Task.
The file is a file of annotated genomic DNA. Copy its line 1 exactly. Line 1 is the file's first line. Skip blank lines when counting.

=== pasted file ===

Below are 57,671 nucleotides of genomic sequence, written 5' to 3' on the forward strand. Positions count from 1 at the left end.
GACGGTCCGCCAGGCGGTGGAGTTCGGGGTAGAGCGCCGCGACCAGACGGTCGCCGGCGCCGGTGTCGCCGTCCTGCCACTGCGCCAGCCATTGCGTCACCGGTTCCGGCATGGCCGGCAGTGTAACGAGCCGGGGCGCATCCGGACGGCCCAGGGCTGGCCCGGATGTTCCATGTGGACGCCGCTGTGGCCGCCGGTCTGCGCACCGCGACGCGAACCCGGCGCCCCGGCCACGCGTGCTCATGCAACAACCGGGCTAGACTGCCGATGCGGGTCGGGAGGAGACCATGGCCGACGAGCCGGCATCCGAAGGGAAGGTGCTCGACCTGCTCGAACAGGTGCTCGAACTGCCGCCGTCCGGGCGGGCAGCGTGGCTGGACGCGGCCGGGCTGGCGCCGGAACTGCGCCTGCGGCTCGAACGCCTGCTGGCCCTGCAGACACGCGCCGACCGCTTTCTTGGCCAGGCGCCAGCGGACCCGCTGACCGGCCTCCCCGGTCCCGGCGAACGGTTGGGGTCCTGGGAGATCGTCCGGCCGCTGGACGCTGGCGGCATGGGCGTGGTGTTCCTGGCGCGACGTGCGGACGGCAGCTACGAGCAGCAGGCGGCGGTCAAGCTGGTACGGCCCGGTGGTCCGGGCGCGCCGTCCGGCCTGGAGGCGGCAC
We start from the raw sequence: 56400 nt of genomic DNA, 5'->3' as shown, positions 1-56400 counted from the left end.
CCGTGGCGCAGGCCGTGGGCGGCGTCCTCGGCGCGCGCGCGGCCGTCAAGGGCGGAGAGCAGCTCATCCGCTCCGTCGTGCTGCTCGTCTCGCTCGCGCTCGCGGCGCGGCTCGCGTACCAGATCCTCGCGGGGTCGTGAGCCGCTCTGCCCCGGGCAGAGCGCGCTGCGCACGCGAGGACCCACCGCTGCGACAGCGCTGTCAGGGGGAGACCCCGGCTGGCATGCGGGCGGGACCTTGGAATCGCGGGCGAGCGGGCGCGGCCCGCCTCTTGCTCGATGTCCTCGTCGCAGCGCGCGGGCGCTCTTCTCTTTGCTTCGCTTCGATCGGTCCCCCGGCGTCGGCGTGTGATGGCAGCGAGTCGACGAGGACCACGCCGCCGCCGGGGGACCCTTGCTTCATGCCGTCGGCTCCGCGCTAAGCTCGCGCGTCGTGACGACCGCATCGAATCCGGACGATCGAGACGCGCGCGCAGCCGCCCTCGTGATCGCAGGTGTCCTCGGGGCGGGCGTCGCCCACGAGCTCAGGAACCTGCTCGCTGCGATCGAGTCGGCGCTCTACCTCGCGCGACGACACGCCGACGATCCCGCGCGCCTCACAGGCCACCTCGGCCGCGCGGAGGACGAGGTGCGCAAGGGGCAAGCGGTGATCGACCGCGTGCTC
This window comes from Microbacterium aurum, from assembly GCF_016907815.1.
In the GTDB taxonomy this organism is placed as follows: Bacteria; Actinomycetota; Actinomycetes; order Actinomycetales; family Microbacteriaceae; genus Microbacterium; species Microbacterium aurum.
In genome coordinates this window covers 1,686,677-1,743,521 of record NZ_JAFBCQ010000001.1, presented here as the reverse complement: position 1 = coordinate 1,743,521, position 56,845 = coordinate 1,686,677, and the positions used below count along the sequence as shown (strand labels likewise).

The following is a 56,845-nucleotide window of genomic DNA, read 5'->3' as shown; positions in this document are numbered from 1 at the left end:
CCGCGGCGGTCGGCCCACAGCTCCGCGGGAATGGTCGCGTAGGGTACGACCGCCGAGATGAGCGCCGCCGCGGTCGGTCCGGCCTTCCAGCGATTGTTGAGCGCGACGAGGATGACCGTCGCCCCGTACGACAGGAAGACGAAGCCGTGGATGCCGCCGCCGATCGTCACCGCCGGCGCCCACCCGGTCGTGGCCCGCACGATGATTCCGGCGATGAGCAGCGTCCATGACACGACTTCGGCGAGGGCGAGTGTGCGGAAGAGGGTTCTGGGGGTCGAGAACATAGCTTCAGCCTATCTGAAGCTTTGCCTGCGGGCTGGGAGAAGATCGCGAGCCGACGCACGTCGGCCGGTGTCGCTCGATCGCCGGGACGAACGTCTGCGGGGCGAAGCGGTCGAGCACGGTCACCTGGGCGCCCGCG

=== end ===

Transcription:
Below are 57,671 nucleotides of genomic sequence, written 5' to 3' on the forward strand. Positions count from 1 at the left end.